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Comics: I Wear My Sunglasses at Night
by Dee. 5/5/2022Willkommen, bienvenue, welcome to another month of comic reviews! From Marvel, we have Doctor Strange: Nexus of Nightmares, from DC comes an issue of Sandman Universe: Nightmare Country, and from Artists, Writers and Artisans: The Joneses. Let's get to it.
Doctor Strange: Nexus of Nightmares (Marvel): Doctor Strange's dreams have been hijacked by Nightmare and it's particularly haunting because of the surreal quality of said nightmares. Mordo and Nightmare are poised to take over in Doctor Strange's weakened state. The Darkhold continues to be a source of sinister evil, and our villains are trying to get it.
This is an excellent starting place for anyone interested in reading Doctor Strange, considering how the story gives backstory for all the characters, rather than assuming that you have already been reading for a while. The script is from Ralph Macchio, Ibrahim Moustafa, and Neeraj Menon working together, and they make a killer one-shot.
The art also speaks tons, with a contrasting palette for the real world versus the dream world. Magic reigns supreme (forgive the pun) and dazzles the reader with the special effects. Though a bit wordy in order to give the appropriate background and motivations for the characters, it is still a worthwhile read.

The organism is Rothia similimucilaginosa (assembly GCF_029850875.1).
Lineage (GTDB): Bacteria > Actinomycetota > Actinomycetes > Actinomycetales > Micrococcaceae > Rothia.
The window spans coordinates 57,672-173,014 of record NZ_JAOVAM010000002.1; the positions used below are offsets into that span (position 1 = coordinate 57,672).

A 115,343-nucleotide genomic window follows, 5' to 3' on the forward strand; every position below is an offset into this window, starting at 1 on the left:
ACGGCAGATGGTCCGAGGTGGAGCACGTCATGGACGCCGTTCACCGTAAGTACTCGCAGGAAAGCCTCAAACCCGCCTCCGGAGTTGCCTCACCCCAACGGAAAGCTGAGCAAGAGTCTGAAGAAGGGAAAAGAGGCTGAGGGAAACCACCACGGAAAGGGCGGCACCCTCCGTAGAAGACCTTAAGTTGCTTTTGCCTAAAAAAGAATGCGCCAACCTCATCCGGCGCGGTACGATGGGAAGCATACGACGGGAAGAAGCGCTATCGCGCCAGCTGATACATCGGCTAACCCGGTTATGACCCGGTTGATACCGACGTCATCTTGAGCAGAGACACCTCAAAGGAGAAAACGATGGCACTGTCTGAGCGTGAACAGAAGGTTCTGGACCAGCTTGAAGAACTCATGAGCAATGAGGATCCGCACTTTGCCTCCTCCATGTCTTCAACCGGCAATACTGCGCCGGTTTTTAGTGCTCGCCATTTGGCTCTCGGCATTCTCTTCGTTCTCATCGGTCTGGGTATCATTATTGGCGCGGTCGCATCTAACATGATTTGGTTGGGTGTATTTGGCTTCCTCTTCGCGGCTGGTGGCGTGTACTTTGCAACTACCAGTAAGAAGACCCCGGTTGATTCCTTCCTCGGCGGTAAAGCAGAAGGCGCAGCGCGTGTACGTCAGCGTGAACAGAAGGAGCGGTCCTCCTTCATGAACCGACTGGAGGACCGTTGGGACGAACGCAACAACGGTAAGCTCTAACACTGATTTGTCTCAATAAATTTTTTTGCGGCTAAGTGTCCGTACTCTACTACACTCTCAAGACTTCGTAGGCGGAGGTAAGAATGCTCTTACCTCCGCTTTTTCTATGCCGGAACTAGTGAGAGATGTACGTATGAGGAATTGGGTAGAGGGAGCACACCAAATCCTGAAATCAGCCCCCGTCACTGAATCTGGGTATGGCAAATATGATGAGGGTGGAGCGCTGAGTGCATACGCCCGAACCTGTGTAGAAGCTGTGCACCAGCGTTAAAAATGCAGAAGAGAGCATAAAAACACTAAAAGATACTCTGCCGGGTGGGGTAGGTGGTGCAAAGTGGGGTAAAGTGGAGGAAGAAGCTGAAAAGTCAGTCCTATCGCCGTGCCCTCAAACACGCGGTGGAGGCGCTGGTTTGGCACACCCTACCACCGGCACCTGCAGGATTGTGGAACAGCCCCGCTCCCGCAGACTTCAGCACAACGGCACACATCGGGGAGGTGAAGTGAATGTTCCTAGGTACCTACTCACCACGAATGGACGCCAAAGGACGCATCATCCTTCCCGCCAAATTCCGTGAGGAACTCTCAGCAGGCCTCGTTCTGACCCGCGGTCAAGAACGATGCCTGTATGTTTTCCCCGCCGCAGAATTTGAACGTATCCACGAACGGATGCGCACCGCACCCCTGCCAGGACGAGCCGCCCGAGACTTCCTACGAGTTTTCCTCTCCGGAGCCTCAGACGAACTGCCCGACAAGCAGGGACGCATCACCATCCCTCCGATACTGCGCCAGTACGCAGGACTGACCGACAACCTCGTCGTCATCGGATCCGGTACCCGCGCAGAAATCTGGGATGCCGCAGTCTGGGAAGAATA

The Sandman Universe: Nightmare Country (DC Comics): If you are a fan of the Sandman world and the cast of characters and the horror aspects of the series, you are in for a treat. The Corinthian, one of the universe's biggest baddies, is loose in the mortal world. If that wasn't bad enough, there's another nightmare-made-corporeal, but our main character Dream didn't make this one. Writer James Tynion IV (Woods, Wynd, UFOlogy) has lots of experience with writing horror, so this is a good fit for the setting.
The art, as always in a Sandman book, is excellent. Yanick Paquette and Lisandro Estherren (Strange Skies Over East Berlin, Redneck) provide bright panels with deep shadows, which sets the mood for this book. The art style changes for the characters walking through the world of dreams with more detail and solid colors, versus the more watercolored palette and lighter shadows in our earthly reality. My favorite panel provides a subtle reflection off the water of a docked boat, and it's details like that that make me appreciate the art even more.
The Joneses (Artists, Writers and Artisans): Also known as AWA, this independent creator-focused publisher is making waves with their titles. The Joneses might be a bit too soon to talk about deadly global pandemics, but it does have a positive spin on the occurrence: out of the chaos comes the Reborns, super-powered people (mostly) doing good. The family is all superpowered, and in hiding rather than go public and have to register with a community council. Family drama is present, and adding superpowers just increases the friction between the parents.
The art is realistic without being distracting, meaning the art doesn't look like it was superimposed over a photo of real people. I'm not a fan of art like that. The coloring is distinct for different characters, and the splash pages move the action along at a good pace. There are a few details of this world that I would like to see explored in future issues, so the world-building aspects of the writing are entertaining. Overall, a very interesting read.
Until next time, friends,